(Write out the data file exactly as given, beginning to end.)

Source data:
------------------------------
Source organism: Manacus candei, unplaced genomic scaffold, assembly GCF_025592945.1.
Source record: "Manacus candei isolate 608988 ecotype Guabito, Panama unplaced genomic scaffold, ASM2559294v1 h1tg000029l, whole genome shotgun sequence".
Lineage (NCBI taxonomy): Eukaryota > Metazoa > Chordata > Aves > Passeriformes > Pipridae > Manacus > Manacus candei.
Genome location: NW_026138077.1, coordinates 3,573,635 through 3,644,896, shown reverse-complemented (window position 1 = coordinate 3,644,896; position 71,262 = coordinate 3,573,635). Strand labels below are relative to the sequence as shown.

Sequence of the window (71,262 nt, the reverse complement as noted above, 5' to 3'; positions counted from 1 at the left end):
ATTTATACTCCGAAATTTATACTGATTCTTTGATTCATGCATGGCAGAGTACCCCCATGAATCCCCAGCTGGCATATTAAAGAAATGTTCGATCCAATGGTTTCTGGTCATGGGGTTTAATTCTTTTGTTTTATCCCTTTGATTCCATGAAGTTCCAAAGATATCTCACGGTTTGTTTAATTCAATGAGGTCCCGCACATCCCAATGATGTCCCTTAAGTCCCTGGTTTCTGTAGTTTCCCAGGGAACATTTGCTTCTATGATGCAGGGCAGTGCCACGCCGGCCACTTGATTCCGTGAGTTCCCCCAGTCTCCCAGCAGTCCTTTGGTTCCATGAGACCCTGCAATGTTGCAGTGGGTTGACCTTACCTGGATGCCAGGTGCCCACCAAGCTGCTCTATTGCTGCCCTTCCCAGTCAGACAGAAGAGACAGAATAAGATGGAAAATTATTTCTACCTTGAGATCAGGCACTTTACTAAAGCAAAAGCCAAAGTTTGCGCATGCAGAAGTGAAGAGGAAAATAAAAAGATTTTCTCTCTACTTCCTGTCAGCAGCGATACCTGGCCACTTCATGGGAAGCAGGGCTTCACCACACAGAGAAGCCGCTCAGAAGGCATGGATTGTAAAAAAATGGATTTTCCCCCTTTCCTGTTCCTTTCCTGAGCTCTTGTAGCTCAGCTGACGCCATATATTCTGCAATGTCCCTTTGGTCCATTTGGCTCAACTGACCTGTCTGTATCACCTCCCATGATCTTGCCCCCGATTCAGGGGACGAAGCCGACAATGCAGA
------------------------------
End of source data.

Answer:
Source organism: Manacus candei, unplaced genomic scaffold, assembly GCF_025592945.1.
Source record: "Manacus candei isolate 608988 ecotype Guabito, Panama unplaced genomic scaffold, ASM2559294v1 h1tg000029l, whole genome shotgun sequence".
Lineage (NCBI taxonomy): Eukaryota > Metazoa > Chordata > Aves > Passeriformes > Pipridae > Manacus > Manacus candei.
Genome location: NW_026138077.1, coordinates 3,573,635 through 3,644,896, shown reverse-complemented (window position 1 = coordinate 3,644,896; position 71,262 = coordinate 3,573,635). Strand labels below are relative to the sequence as shown.

Sequence of the window (71,262 nt, the reverse complement as noted above, 5' to 3'; positions counted from 1 at the left end):
ATTTATACTCCGAAATTTATACTGATTCTTTGATTCATGCATGGCAGAGTACCCCCATGAATCCCCAGCTGGCATATTAAAGAAATGTTCGATCCAATGGTTTCTGGTCATGGGGTTTAATTCTTTTGTTTTATCCCTTTGATTCCATGAAGTTCCAAAGATATCTCACGGTTTGTTTAATTCAATGAGGTCCCGCACATCCCAATGATGTCCCTTAAGTCCCTGGTTTCTGTAGTTTCCCAGGGAACATTTGCTTCTATGATGCAGGGCAGTGCCACGCCGGCCACTTGATTCCGTGAGTTCCCCCAGTCTCCCAGCAGTCCTTTGGTTCCATGAGACCCTGCAATGTTGCAGTGGGTTGACCTTACCTGGATGCCAGGTGCCCACCAAGCTGCTCTATTGCTGCCCTTCCCAGTCAGACAGAAGAGACAGAATAAGATGGAAAATTATTTCTACCTTGAGATCAGGCACTTTACTAAAGCAAAAGCCAAAGTTTGCGCATGCAGAAGTGAAGAGGAAAATAAAAAGATTTTCTCTCTACTTCCTGTCAGCAGCGATACCTGGCCACTTCATGGGAAGCAGGGCTTCACCACACAGAGAAGCCGCTCAGAAGGCATGGATTGTAAAAAAATGGATTTTCCCCCTTTCCTGTTCCTTTCCTGAGCTCTTGTAGCTCAGCTGACGCCATATATTCTGCAATGTCCCTTTGGTCCATTTGGCTCAACTGACCTGTCTGTATCACCTCCCATGATCTTGCCCCCGATTCAGGGGACGAAGCCGACAATGCAGA